The assembly operations consist of conveyor lines with associated work benches, specialised fixtures and tool required to assemble the delicate small component parts. The size of the final product can be as small as 3.8cm cube consisting of over 40 component parts. The function of the pump, metering and adjustment system is checked at various stages during assembly. A final flow test which simulates the operation of the engine is carried out on all carburettors before packing/shipping.
Machined bodies awaiting assembly
Being an ISO 2001 : 2000 registered company Tillotson has in place an extensive quality management system which ultimately reflects in the performance of its carburettors.
Engineering is a key factor in the realisation of Tillotson’s objectives and in this regard their is a long history of innovation, design and development. A view widely publicised some years ago was that the 2 stroke engine would die with the introduction of strict emission regulations, but this is certainly not the case. Traditionally small swo-stroke engines were branded as nasty, smelly little things which make too much noise, but they do have a lot of attractions and in particular to the Karting industry. Because they have no camshafts, valves and so on they are cheaper to make. Two-strokes produce more power per cc then four-strokes. This makes them the preferable choice for Karting. It is comforting to know that CIK is of the same opinion. As we now know next year will see the introduction/homologation of new so called “long life” 125cc TAG engines specifically designed/developed for the industry and sanctioned by the CIK. These new engines will require a new carburettor and in that regard. Tillotson are in the process of completing designs for a totally new carburettor specifically for this application. In fact prototypes have already been flow bench and track tested under stringent conditions and as a result the major design parameters have already been specified for Junior, ICA and FA. The new carburettor series will be designated HW resulting in various models accordingly. Needless to say it will be a butterfly type diaphragm carburettor but because of the application particular attention has been given to well known problem areas such as the fuel metering transition between the low speed system and the main fuel delivery system where a “lag” or lean mixture area results in poor acceleration. Sounds familiar. Wide open throttle position has also been addressed by bench testing and optimising the air intake, venture profiles and shaft/shutter positioning to achieve maximum power. The carburettor body will be produced in a new single cavity high pressure die casting die which will virtually eliminate porosity making this casting comparable with gravity feed bodies and those produced by forging. Tillotson will also CNC machine for accuracy and repeatability. The intention is to produce a dedicated race ready carburettor which will from a cost standpoint have the benefit of being produced by a large carburettor manufacturing company with years of experience both in design/development and manufacturing. This new carburettor will have new dedicated tooling and the associated investment. Combine this with the development costs and you can see the long term commitment Tillotson have to the Karting industry.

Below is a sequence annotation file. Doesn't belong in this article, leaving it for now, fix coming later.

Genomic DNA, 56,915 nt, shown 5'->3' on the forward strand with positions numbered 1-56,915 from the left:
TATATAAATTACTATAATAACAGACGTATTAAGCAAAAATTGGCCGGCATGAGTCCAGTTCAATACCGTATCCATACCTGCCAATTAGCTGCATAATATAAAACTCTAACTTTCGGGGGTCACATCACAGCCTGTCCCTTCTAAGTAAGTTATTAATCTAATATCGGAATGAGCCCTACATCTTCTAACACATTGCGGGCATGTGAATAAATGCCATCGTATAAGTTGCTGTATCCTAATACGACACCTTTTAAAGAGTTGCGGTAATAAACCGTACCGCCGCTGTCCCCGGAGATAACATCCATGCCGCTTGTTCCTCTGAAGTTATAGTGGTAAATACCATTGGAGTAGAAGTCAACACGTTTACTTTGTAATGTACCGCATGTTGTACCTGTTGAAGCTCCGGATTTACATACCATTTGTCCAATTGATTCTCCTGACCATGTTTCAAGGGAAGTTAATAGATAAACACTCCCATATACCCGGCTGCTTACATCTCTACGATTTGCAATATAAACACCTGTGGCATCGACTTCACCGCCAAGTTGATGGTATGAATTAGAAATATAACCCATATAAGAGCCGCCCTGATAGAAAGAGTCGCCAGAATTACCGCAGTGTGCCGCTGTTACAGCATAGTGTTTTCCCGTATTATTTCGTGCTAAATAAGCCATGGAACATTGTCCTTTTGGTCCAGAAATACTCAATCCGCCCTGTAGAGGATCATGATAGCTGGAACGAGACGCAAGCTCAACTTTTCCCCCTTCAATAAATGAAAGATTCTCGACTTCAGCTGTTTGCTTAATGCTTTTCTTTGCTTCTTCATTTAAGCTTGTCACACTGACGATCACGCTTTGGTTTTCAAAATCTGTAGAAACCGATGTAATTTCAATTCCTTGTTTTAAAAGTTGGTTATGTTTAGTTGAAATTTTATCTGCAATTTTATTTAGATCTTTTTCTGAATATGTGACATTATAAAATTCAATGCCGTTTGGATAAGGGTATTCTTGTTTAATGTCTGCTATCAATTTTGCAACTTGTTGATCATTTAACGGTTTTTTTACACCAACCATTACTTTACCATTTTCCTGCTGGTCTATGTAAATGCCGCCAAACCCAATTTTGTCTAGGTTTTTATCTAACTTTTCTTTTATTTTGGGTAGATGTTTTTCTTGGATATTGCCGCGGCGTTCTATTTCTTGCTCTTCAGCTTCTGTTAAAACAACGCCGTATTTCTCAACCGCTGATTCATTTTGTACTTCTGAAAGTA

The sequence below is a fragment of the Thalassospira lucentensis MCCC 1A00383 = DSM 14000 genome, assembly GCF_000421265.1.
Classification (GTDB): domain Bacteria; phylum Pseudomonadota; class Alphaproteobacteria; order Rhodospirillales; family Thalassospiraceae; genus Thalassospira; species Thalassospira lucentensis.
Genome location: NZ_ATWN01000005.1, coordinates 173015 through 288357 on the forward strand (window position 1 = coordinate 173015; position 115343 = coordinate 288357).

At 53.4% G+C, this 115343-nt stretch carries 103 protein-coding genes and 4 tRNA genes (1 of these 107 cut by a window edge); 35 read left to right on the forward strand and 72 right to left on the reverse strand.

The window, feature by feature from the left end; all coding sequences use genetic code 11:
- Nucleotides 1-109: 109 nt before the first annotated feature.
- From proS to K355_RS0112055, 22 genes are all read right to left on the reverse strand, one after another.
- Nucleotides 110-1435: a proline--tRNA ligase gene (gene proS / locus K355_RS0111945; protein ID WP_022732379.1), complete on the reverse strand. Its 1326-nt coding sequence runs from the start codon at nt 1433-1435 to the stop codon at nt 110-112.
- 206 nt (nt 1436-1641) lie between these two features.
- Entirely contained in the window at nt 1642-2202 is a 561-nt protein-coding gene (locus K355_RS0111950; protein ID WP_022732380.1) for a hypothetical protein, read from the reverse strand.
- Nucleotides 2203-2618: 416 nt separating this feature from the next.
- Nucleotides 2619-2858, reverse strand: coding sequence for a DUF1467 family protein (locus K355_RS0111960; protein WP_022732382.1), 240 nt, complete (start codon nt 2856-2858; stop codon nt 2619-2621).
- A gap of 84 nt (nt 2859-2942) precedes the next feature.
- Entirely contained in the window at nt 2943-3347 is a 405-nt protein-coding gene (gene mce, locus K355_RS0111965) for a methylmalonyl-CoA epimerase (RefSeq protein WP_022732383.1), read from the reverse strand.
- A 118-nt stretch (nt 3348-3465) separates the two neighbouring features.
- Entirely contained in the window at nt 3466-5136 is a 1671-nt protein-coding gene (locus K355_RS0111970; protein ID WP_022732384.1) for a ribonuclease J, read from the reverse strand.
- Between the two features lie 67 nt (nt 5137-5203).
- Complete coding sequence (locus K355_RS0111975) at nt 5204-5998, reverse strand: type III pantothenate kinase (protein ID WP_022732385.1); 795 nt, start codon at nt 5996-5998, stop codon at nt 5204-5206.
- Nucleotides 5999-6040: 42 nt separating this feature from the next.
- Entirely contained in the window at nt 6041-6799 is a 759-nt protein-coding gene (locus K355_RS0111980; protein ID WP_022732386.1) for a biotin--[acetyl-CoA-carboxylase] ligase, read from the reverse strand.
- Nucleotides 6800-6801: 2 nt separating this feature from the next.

Selection of Carburettors currently manufactured by Tillotson